By Jason Hart | Watchdog.org
The percentage of American workers in labor unions dropped slightly in 2014, even though the number of union members increased.
Just 11.1 percent of America’s wage and salary workers were members of unions last year, the U.S. Bureau of Labor Statistics reported in a Friday release. In 2013, 11.3 percent of workers were union members.
Total union membership grew in 2014 to 14,577,000, but the increase of 49,000 union members was not enough to match the nation’s overall job creation rate.
Union bosses’ role in private industry in the United States has been declining for years, a trend union coalition AFL-CIO and its political allies hope to turn aroundwith help from President Obama’s appointees on the National Labor Relations Boardand from Thomas Perez, head of Obama’s staunchly pro-union Department of Labor.
“In 1983, the first year for which comparable union data are available, the union membership rate was 20.1 percent, and there were 17.7 million union workers,” BLS noted Friday.
According to BLS, public-sector workers had a union membership rate “more than five times higher than that of private-sector workers” in 2014. Less than 7 percent of America’s private-sector workers and more than 35 percent of government workers were members of unions.
Almost half of America’s union members are public-sector workers whose unions exist for the express purpose of increasing the cost of government. Millions of government workers belong to National Education Association, Service Employees International Union, American Federation of Teachers or American Federation of State, County and Municipal Employees, the four largest unions in the country.
Even with government unions large and growing, the rate of union membership in America has continued its decline.
“The anemic growth of union membership shows organized labor needs to change its business model to expand and thrive in the 21st century workforce,” F. Vincent Vernuccio, director of labor policy at the free-market Mackinac Center for Public Policy, told Watchdog.org via email.
“Workers deserve modern unions which serve them as individuals and not as parts of a once size fits all contract,” Vernuccio continued. “Unions need to be more responsive and put the individual worker at the center of the labor movement.”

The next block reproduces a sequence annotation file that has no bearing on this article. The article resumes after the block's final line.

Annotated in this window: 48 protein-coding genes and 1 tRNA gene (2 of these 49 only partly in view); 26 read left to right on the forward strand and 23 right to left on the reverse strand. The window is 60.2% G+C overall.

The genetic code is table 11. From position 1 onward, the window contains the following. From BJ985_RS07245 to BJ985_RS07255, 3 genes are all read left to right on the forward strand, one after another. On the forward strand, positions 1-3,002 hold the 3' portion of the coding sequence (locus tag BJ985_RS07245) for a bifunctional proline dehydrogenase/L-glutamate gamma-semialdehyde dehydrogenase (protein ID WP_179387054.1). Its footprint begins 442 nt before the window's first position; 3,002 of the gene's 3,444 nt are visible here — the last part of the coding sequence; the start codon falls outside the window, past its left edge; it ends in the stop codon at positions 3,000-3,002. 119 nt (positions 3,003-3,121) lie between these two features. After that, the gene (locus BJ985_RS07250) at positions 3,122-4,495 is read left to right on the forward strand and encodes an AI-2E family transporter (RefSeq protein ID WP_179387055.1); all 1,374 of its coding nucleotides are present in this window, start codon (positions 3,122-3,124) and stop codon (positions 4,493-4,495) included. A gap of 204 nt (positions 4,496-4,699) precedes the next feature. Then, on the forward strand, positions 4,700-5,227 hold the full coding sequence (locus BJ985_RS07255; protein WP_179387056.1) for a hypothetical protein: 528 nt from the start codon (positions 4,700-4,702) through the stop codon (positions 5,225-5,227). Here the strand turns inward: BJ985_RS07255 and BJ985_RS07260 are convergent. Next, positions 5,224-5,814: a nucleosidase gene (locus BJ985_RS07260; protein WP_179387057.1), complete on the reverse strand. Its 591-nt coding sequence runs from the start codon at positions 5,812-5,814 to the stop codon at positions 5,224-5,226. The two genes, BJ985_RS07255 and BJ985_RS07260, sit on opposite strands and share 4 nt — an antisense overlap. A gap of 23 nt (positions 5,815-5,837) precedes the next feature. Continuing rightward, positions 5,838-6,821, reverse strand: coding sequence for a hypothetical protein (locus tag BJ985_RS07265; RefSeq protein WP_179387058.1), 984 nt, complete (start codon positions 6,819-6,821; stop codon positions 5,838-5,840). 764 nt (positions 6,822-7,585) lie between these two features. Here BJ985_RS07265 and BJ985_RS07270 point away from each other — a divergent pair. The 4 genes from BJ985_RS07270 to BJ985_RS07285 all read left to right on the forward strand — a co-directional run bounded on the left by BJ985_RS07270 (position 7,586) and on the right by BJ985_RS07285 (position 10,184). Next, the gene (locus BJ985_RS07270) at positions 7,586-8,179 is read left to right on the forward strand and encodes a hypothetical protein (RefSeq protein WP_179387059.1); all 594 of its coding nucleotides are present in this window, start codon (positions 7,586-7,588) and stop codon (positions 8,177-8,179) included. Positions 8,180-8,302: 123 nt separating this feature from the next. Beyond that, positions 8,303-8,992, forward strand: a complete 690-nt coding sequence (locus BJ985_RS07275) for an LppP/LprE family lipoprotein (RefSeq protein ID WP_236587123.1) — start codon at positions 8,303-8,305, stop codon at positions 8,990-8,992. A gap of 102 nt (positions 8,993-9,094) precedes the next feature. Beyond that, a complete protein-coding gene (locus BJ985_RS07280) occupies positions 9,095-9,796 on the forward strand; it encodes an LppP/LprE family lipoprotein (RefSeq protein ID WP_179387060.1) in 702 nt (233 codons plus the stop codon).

“They must become more like modern and voluntary professional associations, rather than the industrial-era unions of old,” he added, noting his research on the issue is detailed in Mackinac’s recent Unionization for the 21st Century study.
Michigan, which in 2012 passed right-to-work legislation supported by Mackinac, was one of several states where union membership dropped considerably in 2014. Right-to-work laws give workers the freedom to opt out of union membership without being forced to pay union “fair share” fees.
“For many workers in Michigan 2014 was the first time they had the choice to not support a union and still keep their job,” Vernuccio told Watchdog.org. “Right-to-work was likely one of several factors that lead to unions losing 48,000 members in the Wolverine state.”
He noted, however, that Indiana added 50,000 new union members, despite being a right-to-work state.
“This shows that union membership can grow in right-to-work states but those unions cannot take their members for granted as they can do in forced unionism states,” Vernuccio said.
Although union membership rates remained highest in forced-unionization states where unions can take mandatory dues, union membership grew in more than half of all right-to-work states in 2014.
Compared to 2013, union membership increased in 13 of 24 right-to-work states and 12 of 26 forced-unionism states. Union membership declined in nine right-to-work states and 12 forced-unionism states.
Unions lost 48,000 members in Michigan and 41,000 in North Carolina, both right-to-work states — but unions also lost 55,000 members in Washington, which is a forced-unionism state.
In addition to gaining 50,000 members in right-to-work Indiana, unions gained 50,000 members in forced-unionism Colorado, 42,000 in forced-unionism California, and 41,000 in right-to-work Florida.
The most heavily unionized states in 2014 were New York at 24.6 percent union membership among all workers, Alaska at 22.8 percent and Hawaii at 21.8 percent. The 10 states with the highest union membership rates were all forced-unionization states.
North Carolina had the lowest rate of union membership at 1.9 percent, followed by South Carolina at 2.2 percent and Mississippi and Utah, both at 3.7 percent. The 15 states with the lowest union membership rates were all right-to-work states.
Union membership figures reported by BLS for 2014 for each of the 50 states and the District of Columbia are listed below. Right-to-work states are listed in bold.
|State||Union members, 2014||Change in union membership, 2013-2014||Union membership rate, 2014||Change in union membership rate, 2013-2014|
|District of Columbia||28,000||-1,000||8.6%||-0.7%|